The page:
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From Wikipedia, the free encyclopedia

John Timbs
John Timbs.jpg
Born(1801-08-17)17 August 1801
Died6 March 1875(1875-03-06) (aged 73)
NationalityBritish
Other namesHorace Welby
OccupationAuthor, Editor, Antiquary
Years activec.1820-1874

John Timbs (/tɪmz/; 17 August 1801 – 6 March 1875) was an English author and antiquary.[1] Some of his work was published under the pseudonym of Horace Welby.

Biography

Timbs was born in 1801 in Clerkenwell, London. He was educated at a private school at Hemel Hempstead. In his sixteenth year he was apprenticed to a druggist and printer at Dorking. He had early shown literary capacity, and when nineteen began to write for the Monthly Magazine. A year later he became secretary to Sir Richard Phillips, its proprietor, and permanently adopted literature as a profession.

He was successively editor of the Mirror of Literature, the Harlequin, The Literary World, and sub-editor of the Illustrated London News. He was also founder and first editor of Year-Book of Science and Art. His published works amounted to more than one hundred and fifty volumes. In 1834 he was elected a fellow of the Society of Antiquaries of London.

Timbs died on 6 March 1875 and is buried in the churchyard of St Peter and St Paul, Edenbridge, Kent.

Works

Some of these were published under the pseudonym, Horace Welby. His work continued to be re-edited and republished well after his death, .[2]

  • Signs before Death, and authenticated apparitions: in one hundred narratives, collected by Horace Welby. 1825
  • Arcana of Science and Art: or, An annual register of useful inventions and improvements, discoveries and new facts, in mechanics, chemistry, natural history, and social economy; 1828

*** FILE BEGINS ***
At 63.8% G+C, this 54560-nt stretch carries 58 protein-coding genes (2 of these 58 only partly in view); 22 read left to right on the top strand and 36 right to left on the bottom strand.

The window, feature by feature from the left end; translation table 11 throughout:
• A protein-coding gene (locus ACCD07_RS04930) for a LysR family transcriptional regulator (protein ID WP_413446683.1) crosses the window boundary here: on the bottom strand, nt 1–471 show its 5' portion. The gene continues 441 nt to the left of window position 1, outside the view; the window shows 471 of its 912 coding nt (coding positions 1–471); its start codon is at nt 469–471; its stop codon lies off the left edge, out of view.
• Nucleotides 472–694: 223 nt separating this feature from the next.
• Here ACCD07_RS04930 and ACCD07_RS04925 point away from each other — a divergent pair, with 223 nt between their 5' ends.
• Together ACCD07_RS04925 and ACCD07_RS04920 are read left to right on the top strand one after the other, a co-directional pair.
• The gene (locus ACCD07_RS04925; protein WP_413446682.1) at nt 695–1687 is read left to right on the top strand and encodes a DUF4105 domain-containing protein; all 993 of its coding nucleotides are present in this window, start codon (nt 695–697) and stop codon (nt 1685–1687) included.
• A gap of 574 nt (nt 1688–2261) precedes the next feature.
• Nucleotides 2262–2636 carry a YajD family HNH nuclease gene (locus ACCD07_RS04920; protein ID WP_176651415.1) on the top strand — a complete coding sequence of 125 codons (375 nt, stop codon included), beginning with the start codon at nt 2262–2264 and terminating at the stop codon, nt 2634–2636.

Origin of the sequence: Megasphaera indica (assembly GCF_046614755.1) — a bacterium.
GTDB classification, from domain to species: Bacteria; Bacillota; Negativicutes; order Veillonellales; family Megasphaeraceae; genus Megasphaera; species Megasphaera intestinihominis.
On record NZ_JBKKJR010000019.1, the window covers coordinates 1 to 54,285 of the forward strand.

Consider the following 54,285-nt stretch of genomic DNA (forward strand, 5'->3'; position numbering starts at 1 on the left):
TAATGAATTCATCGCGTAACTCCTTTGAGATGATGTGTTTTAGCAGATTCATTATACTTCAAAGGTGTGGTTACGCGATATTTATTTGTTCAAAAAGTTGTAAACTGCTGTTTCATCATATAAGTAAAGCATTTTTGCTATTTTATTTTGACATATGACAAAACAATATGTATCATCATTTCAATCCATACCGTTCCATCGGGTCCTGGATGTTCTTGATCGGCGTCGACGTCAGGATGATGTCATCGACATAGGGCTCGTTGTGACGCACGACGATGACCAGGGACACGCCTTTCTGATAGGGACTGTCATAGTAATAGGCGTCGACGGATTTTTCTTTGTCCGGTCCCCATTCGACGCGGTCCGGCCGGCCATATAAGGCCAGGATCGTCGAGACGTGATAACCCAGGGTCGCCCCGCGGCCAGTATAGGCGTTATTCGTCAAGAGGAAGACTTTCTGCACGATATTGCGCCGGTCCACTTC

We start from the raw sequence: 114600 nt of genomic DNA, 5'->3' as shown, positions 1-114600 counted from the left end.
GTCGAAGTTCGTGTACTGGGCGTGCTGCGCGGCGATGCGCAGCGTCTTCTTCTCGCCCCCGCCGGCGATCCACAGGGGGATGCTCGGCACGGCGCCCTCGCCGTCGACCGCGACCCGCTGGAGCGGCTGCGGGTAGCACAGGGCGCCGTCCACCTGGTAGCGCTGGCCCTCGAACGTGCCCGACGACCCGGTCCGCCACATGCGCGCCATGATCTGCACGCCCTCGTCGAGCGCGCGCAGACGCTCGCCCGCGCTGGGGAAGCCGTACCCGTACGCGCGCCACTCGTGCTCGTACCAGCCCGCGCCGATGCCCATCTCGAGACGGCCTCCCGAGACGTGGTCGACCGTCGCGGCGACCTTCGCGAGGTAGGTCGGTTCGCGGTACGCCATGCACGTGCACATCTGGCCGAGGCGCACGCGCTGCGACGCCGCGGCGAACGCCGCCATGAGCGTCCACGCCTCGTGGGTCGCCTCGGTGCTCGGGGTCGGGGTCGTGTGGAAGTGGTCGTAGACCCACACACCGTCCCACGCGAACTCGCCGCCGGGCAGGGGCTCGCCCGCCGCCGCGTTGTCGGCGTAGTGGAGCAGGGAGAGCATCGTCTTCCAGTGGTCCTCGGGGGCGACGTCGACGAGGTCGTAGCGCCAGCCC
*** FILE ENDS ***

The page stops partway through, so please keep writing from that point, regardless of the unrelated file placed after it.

• Curiosities of London; 1828
  • Harlequin: A journal of the drama. 1829
  • Laconics; 1829
  • Literary World: a journal of popular information and entertainment. 1839
  • Table-Wit, and After-Dinner Anecdote. 1840
  • Curiosities of London: exhibiting the most rare and remarkable objects of interest in the metropolis; with nearly Fifty Years' Personal Recollections. 1855
  • Things not generally known, familiarly explained: A book for old and young. 1856
  • Curiosities of History; 1857[3]
  • School-Days of Eminent Men. I. Sketches of the progress of education in England, from the reign of King Alfred to that of Queen Victoria. II. Early lives of celebrated British authors, philosophers and poets, inventors and discoverers, divines, heroes, statesmen &c\. 1858
  • Curiosities of Science, 1859
  • Things Not Generally Known, Familiarly Explained, 1859[4]
  • Stories of Inventors and Discoverers in Science and the Useful Arts. 1860
  • Popular Errors Explained and Illustrated. 1862
  • Century of Anecdote from 1760 to 1860. 1864
  • Romance of London. Supernatural stories, sights and shows, strange adventures, and remarkable persons. 1865
  • Something for Everybody; and a garland for the year. 1866
  • Club Life of London, 1866
  • English Eccentrics and Eccentricities. 1866, in two volumes
  • Mysteries of Life, Death, and Futurity. 1868
  • Mountain Adventures in the Various Countries of the World. 1869
  • Wonderful Inventions: from the mariner's compass to the electric telegraph cable. 1870
  • Abbeys, Castles, and Ancient Halls of England and Wales. 1872
  • Thoughts for Times and Seasons. 1872
  • Doctors and Patients. 1873[5]

References

  1. ^ Chisholm, Hugh, ed. (1911). "Timbs, John" . Encyclopædia Britannica (11th ed.). Cambridge University Press.
  2. ^ Library of Congress catalog
  3. ^ Curiosities of London (1855), books.google.com, accessed 10 March 2009
  4. ^ Ross, Greg (8 March 2013). "'How to Roast a Pound of Butter'". Futility Closet.
  5. ^ "Timbs, John" . Dictionary of National Biography. London: Smith, Elder & Co. 1885–1900.

External links

This page was last edited on 1 January 2021, at 07:28
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